So You Think You can Write?

I read, a lot.  So much so, that often my brain hurts from the absorption of all this information.  However, that’s not my point.  “So what’s your point then, jagoff?”  Writing quality has been sacrificed in lieu of writers who value sensationalism instead of value.  This will continue to have reaching effects as long as a higher value is placed on “click-rate” over quality, or simply, quantity over quality.

See, it’s the headline that drives the piece, that’s nothing new.  Further, it’s the first paragraph grab, which also isn’t new.  That’s journalism 101.  Unfortunately, what is happening isn’t journalism.

What passes for publicly acceptable writing, is an extension of the current trend for narrative driven media.  It’s not acceptable to just tell the story, but readers should also know how you feel about it, and how they should feel about it.  Often, the basis for the narrative is driven by any variety of “slippery slope” arguments.  Random collections of “what-ifs” and fabricated anecdotes, loosely tied together, to form what the author perceives as a valid point worth making.

The biggest issue with this process, as I see it, is that this written piece then trickles out through the masses via “shares” or “likes,”  receiving validation in the process, not because the value of the piece has merit, but because it has perceived merit, based on the socially acceptable level of the current quality of penmanship.  So pervasive, that mainstay “journalists” feel the need to address it on public television, or in large-scale print, to the point where people no longer value the story, but rather, the opinion of the story.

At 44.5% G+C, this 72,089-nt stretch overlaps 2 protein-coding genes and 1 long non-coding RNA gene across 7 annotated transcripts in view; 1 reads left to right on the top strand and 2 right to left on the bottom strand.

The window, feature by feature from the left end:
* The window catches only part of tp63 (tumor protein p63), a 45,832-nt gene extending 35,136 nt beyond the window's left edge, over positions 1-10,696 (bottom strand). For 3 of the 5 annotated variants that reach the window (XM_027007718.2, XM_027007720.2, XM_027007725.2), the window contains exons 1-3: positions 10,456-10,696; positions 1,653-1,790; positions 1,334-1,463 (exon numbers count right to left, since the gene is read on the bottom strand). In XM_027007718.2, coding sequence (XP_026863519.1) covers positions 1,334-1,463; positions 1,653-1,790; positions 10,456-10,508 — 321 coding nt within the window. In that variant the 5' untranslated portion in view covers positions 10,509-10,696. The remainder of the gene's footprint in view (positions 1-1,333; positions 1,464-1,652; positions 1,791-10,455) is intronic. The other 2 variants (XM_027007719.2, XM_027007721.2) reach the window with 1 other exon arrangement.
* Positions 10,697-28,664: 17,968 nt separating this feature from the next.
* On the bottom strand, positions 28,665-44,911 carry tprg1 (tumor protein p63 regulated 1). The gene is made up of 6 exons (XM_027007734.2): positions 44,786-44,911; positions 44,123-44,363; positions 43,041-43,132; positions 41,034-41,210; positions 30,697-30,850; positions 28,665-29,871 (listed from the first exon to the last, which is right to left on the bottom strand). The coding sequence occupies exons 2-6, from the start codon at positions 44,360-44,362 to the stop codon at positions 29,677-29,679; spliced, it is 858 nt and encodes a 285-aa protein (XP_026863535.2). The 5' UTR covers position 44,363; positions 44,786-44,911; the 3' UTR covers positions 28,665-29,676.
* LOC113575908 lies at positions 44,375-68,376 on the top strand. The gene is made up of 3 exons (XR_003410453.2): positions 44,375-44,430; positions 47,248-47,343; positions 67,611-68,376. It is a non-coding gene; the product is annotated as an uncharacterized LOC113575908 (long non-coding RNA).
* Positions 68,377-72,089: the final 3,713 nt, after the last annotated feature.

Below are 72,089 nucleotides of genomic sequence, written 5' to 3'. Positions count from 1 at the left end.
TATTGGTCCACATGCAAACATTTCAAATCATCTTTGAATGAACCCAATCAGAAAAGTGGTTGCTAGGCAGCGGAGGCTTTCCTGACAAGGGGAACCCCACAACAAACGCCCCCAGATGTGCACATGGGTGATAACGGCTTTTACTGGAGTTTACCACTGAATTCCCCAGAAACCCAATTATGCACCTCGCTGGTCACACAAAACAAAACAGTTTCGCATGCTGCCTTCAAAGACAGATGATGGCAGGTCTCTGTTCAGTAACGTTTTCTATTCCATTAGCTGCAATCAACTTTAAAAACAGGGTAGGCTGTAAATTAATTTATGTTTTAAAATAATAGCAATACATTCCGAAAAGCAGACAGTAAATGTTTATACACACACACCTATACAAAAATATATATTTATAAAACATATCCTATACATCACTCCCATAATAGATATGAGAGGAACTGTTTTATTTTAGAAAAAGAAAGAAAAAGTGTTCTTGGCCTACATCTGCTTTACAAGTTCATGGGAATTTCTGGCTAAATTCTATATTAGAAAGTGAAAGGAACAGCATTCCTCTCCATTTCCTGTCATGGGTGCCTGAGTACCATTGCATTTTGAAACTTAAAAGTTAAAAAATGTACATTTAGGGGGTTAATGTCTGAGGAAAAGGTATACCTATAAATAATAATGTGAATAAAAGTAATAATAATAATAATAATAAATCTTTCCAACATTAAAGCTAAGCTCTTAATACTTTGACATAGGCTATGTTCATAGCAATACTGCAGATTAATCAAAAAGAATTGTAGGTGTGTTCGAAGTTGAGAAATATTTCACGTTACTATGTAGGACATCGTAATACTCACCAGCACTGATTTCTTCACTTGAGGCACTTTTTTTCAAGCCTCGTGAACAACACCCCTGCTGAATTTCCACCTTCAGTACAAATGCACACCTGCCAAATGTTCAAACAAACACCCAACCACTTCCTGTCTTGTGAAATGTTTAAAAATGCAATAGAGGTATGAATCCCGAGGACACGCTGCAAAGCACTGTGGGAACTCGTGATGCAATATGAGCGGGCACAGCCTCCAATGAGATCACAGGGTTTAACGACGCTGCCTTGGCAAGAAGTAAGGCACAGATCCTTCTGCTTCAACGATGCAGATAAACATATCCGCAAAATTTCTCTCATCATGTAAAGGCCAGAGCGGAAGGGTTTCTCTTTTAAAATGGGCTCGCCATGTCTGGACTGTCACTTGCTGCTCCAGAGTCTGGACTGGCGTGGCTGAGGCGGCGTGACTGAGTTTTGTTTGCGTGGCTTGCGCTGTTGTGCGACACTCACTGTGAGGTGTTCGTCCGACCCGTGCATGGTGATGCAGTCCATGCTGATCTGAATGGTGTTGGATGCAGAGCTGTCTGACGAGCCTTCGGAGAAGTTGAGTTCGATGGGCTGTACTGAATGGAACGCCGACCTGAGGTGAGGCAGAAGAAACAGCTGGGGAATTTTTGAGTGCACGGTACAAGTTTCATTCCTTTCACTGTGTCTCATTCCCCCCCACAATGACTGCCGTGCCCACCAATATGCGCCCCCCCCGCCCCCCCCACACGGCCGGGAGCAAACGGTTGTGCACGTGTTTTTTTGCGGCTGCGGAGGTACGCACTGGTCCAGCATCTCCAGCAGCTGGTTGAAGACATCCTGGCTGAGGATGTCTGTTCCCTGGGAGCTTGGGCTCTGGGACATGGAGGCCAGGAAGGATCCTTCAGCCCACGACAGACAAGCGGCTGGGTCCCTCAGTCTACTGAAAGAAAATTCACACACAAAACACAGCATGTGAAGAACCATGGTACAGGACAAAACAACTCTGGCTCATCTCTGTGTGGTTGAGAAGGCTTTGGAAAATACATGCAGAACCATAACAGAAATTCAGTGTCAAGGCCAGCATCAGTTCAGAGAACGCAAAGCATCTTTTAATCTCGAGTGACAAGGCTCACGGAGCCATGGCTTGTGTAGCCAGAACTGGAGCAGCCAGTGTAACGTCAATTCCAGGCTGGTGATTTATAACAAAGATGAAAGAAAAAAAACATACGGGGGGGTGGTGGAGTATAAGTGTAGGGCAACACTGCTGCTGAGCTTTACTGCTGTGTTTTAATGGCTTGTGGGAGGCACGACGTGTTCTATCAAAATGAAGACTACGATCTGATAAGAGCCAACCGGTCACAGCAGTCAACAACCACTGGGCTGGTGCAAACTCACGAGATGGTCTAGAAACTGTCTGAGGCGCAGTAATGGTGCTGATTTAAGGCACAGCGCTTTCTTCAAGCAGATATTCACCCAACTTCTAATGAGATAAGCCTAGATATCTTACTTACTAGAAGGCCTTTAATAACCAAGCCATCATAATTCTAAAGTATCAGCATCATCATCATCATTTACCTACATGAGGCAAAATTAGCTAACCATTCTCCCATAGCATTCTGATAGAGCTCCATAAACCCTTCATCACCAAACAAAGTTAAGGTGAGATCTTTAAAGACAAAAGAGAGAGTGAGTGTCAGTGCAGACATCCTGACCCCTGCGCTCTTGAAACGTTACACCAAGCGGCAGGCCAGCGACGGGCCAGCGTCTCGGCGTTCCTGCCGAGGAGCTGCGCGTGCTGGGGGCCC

Alas, I learn from learning what not to do.  I do this in the hope that others will also notice this.  That potentially, the next time they read some piece of sensationalist garbage, they know better than to take it on face value, and maybe, just maybe, they reserve the option to not share or not click.  Either way, a girl can dream, can’t she?


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